Four arena concepts — all involving public subsidies — were pitched at Clark County (Nev.) Commissioners last night, but developers didn’t gain a lot of support from elected officials and drew criticism from local casinos, who built arenas on their own dime.
There have been various plans for a Las Vegas-area arena in recent years; Mayor Oscar Goodman pitched projects downtown and next to the Stratosphere Casino, but they came up short. Now the developers are going after the Strip, which isn’t part of Las Vegas proper; it’s governed by Clark County, and the casinos have a lot of sway with those elected officials.
Which probably had little to do with opposition expressed by these same commissioners toward the four proposals; they all centered on the public-funding portion of the plans. At a time when tourism is down in Sin City — which means drops in tourism taxes — the commissioners said they were having a hard enough time to make ends meet, never mind be on the hook for continuing subsidies to a speculative project. There are already five arenas in Vegas, including Thomas & Mack Center and privately financed arenas at the Orleans, MGM Grand and Mandalay Bay casinos.
The four proposals:
- Cordish Cos., which has worked on development associated with Oriole Park at Camden Yards and a new downtown arena in Kansas City, is pitching a downtown arena.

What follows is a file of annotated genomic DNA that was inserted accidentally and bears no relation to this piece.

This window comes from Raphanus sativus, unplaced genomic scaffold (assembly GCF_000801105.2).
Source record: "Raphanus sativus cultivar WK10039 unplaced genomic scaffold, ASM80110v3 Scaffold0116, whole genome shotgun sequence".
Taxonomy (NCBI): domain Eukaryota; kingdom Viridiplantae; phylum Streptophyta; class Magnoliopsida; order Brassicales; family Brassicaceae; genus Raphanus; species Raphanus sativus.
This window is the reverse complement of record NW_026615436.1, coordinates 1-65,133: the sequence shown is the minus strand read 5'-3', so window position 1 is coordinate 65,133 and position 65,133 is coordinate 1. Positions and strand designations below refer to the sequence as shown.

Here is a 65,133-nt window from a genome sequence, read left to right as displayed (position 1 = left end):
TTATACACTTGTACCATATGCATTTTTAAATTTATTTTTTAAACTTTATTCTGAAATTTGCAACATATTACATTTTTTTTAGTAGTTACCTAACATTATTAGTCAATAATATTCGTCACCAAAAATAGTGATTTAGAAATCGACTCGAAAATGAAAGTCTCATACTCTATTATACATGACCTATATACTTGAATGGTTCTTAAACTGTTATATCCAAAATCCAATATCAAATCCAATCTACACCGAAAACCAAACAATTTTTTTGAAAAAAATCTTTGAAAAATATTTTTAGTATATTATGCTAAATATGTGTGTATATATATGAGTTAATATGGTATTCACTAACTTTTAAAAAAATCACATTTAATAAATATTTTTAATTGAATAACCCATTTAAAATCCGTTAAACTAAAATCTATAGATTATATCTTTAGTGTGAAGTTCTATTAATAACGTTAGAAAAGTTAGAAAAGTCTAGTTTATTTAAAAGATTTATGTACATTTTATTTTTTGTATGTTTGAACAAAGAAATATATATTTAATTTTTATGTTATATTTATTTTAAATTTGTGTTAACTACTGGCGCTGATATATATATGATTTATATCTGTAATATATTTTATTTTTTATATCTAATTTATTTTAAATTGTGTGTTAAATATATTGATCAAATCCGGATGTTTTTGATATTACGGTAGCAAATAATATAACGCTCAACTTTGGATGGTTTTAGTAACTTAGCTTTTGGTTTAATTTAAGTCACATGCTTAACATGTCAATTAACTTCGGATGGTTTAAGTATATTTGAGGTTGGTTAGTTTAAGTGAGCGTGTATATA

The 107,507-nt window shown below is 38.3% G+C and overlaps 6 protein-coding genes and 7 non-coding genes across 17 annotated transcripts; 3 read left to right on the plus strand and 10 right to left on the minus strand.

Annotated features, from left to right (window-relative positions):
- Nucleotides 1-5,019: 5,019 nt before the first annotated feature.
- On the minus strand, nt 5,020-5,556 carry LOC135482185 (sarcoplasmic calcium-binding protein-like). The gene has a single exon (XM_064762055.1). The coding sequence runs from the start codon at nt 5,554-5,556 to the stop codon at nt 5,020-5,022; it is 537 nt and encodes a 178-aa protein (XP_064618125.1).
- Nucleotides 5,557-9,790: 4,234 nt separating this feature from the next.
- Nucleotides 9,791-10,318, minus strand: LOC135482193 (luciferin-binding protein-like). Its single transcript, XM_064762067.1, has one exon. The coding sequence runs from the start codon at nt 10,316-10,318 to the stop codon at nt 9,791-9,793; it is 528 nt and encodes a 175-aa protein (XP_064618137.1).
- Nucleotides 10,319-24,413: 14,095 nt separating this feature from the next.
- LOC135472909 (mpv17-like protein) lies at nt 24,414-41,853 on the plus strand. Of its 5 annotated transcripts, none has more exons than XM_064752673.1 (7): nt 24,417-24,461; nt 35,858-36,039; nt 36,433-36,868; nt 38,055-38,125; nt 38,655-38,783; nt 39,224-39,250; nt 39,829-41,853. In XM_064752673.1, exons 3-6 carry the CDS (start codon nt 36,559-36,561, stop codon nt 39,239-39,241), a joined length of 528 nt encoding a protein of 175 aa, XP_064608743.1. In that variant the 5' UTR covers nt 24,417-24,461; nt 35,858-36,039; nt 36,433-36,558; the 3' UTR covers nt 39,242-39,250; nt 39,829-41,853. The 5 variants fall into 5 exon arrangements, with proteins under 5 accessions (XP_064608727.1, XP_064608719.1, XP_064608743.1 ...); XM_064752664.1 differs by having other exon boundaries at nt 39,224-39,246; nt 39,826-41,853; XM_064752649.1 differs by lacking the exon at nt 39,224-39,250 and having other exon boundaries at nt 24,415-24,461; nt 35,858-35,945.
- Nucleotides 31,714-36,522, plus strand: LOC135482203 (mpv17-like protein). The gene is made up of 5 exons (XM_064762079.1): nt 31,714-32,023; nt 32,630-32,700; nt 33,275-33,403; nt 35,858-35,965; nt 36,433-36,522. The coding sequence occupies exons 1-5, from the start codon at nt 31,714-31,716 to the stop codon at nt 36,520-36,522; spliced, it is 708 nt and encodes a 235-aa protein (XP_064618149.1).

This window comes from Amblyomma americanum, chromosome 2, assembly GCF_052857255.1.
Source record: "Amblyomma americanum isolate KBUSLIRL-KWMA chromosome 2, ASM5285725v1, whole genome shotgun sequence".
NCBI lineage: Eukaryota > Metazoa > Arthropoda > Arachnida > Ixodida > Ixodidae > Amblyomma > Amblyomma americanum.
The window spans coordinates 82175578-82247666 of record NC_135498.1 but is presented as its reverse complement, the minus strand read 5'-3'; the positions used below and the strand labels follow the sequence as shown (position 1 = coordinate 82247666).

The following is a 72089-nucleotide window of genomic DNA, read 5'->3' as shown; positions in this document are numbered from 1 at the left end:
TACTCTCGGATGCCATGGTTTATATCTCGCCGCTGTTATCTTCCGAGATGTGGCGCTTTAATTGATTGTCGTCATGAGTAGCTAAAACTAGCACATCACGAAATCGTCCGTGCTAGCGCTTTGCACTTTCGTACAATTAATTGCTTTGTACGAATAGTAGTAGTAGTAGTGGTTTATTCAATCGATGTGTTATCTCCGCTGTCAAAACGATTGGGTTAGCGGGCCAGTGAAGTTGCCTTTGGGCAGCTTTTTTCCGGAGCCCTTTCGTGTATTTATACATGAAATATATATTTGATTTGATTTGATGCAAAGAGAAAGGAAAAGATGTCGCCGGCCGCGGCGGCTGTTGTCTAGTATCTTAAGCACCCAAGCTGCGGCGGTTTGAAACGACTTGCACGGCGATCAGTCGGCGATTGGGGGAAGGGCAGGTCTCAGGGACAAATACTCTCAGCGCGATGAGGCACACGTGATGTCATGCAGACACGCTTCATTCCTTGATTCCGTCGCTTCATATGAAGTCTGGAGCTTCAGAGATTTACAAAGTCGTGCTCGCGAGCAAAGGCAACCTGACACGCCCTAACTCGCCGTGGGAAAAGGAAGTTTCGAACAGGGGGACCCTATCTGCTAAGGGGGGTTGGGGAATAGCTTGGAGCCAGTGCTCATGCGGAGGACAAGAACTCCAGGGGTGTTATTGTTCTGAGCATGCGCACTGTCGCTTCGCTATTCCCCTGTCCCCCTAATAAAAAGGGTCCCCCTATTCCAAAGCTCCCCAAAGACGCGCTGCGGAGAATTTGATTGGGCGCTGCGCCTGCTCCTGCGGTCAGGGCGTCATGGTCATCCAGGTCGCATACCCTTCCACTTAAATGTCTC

- IDM is pushing an arena on the former Wet ‘N Wild site off Sahara Avenue and the Strip.
- Developer Garry Goett is looking at a site south of the Strip, on Las Vegas Boulevard, for a $600-million facility.
- A local nonprofit arena group is pitching a facility on land in back of Imperial Palace. There’s some juice behind this proposal: arena-management firm AEG is involved.
All four of the proposals have been floating around for some time. Two of the proposals would impose a sales tax on the Strip to pay for the facilities; another would use tax-increment financing.
Another issue raised for commissioners: whether a new facility would increase tourism. Las Vegas is one of the few cities where a new arena could actually bring more people to town, as events like rodeo finals and boxing matches have a proven track record of bringing in outsiders. Whether a pro team needs to be part of the mix is debatable: it doesn’t seem like NHL or NBA officials are as hot to bring a team to Vegas as they once were.
The commissioners adjourned without taking an action on any of the proposals.